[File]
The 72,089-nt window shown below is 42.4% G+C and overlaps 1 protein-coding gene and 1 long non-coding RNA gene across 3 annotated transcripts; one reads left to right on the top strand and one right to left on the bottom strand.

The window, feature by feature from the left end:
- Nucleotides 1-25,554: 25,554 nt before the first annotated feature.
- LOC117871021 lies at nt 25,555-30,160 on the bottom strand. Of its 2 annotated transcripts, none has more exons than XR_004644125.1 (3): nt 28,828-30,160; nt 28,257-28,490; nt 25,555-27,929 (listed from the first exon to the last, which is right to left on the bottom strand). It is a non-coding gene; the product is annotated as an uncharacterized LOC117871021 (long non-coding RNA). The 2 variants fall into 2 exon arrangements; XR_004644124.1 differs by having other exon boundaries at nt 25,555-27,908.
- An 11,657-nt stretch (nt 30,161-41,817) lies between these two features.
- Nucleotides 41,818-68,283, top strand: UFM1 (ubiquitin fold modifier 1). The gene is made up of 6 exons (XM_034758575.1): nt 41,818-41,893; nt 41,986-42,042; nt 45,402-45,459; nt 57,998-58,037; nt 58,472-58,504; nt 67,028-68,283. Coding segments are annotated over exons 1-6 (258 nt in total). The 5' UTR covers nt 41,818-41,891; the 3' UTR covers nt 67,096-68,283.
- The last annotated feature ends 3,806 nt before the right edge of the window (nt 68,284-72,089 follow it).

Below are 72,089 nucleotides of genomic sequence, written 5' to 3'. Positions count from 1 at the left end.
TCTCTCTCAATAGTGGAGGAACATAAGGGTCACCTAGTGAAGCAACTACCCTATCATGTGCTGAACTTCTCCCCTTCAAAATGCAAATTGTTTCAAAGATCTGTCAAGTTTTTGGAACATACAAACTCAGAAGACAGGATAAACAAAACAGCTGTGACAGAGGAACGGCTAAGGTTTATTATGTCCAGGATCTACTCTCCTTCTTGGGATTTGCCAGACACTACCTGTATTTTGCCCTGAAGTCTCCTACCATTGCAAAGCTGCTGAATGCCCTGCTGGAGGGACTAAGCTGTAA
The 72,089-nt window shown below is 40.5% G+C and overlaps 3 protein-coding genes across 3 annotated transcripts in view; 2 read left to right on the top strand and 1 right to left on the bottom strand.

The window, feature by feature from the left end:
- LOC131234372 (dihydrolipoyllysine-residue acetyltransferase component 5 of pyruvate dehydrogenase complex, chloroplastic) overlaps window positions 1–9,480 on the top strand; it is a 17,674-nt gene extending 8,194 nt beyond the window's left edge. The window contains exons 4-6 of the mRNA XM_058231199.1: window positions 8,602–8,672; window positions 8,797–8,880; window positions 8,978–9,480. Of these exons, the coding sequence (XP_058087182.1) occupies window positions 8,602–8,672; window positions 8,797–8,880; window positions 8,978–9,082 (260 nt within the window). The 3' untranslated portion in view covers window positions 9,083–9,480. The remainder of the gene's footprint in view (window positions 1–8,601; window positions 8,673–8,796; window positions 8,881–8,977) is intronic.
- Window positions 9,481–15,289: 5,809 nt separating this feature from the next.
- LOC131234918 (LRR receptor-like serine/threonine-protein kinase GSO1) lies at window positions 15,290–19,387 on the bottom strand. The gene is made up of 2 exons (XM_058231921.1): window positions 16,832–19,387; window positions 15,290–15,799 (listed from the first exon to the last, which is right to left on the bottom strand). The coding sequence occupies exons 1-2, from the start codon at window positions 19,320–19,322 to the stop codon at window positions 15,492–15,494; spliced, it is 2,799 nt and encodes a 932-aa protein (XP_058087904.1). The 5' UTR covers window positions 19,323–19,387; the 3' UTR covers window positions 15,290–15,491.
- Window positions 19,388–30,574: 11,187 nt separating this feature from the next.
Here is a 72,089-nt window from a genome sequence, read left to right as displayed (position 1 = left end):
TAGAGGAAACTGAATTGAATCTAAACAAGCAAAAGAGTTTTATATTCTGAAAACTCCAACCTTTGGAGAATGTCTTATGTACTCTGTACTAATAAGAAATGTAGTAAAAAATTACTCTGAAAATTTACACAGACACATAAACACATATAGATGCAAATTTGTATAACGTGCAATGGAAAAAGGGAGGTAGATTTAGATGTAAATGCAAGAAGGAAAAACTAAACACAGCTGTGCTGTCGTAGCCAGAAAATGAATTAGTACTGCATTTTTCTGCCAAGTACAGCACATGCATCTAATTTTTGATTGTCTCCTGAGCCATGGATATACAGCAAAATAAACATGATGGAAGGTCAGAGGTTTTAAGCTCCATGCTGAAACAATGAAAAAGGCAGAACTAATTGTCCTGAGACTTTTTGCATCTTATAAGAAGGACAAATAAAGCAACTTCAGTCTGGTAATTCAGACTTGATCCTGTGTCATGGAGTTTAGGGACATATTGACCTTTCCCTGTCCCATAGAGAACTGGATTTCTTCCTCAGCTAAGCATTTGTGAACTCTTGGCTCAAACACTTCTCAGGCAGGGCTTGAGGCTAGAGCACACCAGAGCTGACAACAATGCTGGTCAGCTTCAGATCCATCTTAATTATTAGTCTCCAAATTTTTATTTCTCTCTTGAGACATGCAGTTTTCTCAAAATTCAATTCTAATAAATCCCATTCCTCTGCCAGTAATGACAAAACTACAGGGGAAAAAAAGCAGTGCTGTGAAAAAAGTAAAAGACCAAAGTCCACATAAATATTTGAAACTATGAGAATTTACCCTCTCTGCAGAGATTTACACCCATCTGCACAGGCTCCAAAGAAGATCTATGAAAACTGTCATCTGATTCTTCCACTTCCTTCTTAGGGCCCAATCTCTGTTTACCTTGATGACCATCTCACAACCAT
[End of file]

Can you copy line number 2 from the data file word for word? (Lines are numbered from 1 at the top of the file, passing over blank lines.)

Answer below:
The window, feature by feature from the left end: